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Dig Dis. 2011;29(6):574-87. doi: 10.1159/000332980. Epub 2011 Dec 12.

Indications for the use of probiotics in gastrointestinal diseases.

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McGill Center for IBD, Research Institute of McGill University Health Center, MGH Campus, Montréal, Que., Canada.


Probiotics are live microbial organisms that are present in foods or dietary supplements and that confer health benefits to the host when ingested in sufficient quantities. Probiotics can be bacterial (e.g. Bifidobacteria spp. and Lactobacillus spp.) or yeasts (e.g. Saccharomyces boulardii). The administration of probiotics is often believed to be by and large beneficial for individuals with inflammatory or infectious diseases of the gastrointestinal tract. These positive effects are generally attributed to the ability of probiotics to regulate intestinal permeability, normalize host intestinal flora, improve gut immune barrier function, and equilibrate the balance between proinflammatory and anti-inflammatory cytokines. Of note, however, these claims are not always substantiated by findings from properly conducted clinical trials. Of particular importance, even when results from randomized controlled trials support the beneficial effects of a particular probiotic for a specific indication, the benefits achieved by the probiotic are generally not translatable to other probiotic formulations. This review discusses the gastrointestinal indications for probiotic use and describes the level of evidence that supports the use of specific probiotics for these indications. Several indications are addressed, including enteric infections, gastritis caused by Helicobacter pylori infection, necrotizing enterocolitis, inflammatory bowel diseases, and irritable bowel syndrome.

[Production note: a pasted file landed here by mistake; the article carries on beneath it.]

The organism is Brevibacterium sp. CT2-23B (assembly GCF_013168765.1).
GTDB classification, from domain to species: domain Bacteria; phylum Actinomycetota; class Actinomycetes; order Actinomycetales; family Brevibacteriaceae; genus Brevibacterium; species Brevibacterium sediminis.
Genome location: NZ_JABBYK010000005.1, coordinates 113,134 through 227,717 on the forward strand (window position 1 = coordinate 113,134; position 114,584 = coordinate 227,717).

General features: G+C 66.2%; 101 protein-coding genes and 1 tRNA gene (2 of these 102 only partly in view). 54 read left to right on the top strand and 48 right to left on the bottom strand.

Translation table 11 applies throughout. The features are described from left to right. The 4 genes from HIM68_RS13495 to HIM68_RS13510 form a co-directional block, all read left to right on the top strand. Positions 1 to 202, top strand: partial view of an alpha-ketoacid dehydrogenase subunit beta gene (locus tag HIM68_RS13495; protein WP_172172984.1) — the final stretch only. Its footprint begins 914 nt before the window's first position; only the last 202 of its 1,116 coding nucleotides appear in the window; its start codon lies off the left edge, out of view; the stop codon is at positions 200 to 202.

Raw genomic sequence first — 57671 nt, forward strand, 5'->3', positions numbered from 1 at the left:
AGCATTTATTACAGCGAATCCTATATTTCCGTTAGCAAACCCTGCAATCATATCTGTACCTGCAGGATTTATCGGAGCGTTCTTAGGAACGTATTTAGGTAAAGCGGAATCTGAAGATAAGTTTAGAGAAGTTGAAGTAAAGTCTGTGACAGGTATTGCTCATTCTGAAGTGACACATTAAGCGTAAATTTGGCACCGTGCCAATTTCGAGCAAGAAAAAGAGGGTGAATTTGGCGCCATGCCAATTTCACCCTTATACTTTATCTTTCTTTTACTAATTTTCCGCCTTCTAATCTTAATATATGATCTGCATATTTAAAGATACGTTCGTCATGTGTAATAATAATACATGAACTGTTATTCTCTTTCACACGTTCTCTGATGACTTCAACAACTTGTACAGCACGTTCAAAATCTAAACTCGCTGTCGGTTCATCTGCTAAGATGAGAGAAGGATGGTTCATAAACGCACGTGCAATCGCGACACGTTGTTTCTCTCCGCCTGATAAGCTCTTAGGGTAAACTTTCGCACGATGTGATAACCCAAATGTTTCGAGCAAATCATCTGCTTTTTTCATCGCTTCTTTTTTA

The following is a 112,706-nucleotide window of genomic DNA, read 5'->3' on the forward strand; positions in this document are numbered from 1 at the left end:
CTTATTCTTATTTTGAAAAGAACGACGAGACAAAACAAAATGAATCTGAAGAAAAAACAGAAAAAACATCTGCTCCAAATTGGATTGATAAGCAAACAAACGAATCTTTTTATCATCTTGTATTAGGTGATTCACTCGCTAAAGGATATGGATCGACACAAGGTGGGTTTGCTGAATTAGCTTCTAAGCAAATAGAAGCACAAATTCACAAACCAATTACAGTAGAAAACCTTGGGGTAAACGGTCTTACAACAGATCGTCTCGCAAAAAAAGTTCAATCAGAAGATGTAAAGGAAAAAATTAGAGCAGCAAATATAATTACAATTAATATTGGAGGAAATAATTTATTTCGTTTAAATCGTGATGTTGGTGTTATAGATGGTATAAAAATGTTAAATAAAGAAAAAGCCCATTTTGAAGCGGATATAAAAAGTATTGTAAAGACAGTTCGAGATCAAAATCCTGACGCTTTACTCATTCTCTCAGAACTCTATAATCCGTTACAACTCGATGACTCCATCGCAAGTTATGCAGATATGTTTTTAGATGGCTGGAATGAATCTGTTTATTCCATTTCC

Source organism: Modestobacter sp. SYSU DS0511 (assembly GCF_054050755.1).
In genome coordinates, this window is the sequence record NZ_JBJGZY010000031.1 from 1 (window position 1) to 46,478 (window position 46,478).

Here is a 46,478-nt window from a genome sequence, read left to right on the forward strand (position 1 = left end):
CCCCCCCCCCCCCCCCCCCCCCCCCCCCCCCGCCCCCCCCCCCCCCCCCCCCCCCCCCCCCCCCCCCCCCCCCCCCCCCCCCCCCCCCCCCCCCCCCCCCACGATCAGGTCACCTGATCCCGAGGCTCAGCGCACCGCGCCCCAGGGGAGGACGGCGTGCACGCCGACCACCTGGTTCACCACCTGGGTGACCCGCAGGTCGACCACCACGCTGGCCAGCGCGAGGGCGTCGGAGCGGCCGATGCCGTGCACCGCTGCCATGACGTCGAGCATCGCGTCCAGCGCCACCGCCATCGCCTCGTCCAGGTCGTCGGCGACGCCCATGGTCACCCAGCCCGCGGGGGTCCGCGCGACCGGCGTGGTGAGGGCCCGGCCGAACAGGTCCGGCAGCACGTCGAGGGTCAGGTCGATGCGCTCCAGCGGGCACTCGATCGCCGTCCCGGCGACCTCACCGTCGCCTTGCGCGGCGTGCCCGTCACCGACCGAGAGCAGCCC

[Indexed for MEDLINE]

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